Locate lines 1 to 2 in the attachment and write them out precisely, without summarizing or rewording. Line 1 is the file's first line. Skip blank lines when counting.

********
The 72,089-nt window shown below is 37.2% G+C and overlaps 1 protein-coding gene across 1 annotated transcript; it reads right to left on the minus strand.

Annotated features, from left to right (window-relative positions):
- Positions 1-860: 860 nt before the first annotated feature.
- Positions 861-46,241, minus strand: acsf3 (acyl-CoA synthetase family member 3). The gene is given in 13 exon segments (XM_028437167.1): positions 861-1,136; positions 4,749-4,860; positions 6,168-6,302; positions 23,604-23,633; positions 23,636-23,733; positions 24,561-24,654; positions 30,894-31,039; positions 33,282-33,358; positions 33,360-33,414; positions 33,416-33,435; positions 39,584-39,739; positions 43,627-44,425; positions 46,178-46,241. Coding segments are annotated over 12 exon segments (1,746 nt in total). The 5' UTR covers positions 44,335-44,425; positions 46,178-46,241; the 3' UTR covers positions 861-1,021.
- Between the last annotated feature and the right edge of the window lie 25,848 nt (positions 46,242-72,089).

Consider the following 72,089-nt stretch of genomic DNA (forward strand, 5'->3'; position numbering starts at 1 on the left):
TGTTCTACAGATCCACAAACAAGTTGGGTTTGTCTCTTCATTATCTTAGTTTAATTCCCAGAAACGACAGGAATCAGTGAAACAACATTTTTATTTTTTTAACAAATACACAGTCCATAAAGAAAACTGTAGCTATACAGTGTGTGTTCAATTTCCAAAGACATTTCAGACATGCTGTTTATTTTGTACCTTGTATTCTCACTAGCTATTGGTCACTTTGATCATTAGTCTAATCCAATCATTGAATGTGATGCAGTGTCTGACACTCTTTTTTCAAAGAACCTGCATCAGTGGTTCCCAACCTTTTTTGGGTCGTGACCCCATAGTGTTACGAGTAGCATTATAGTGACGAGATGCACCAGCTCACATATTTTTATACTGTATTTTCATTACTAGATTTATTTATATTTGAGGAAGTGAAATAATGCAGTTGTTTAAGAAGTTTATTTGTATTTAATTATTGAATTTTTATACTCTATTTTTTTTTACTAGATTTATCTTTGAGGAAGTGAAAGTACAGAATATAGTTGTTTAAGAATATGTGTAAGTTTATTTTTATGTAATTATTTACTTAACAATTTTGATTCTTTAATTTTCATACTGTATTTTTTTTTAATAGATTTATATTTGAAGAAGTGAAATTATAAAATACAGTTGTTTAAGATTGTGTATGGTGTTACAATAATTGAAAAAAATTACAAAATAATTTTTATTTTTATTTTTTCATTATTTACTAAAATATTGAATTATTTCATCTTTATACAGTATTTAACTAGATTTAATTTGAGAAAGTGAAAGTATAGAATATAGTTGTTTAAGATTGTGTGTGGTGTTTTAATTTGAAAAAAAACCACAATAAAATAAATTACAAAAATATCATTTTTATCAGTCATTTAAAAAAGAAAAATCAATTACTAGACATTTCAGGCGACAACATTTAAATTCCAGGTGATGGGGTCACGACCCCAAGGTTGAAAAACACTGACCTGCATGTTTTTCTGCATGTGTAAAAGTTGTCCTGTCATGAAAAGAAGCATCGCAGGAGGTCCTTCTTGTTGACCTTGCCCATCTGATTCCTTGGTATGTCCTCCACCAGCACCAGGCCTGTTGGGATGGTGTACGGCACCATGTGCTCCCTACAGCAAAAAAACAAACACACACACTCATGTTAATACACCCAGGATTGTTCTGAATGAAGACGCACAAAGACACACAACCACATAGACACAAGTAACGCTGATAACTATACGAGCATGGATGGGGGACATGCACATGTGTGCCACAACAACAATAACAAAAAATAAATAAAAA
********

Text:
The 72,089-nt window shown below is 37.2% G+C and overlaps 1 protein-coding gene across 1 annotated transcript; it reads right to left on the minus strand.

Annotated features, from left to right (window-relative positions):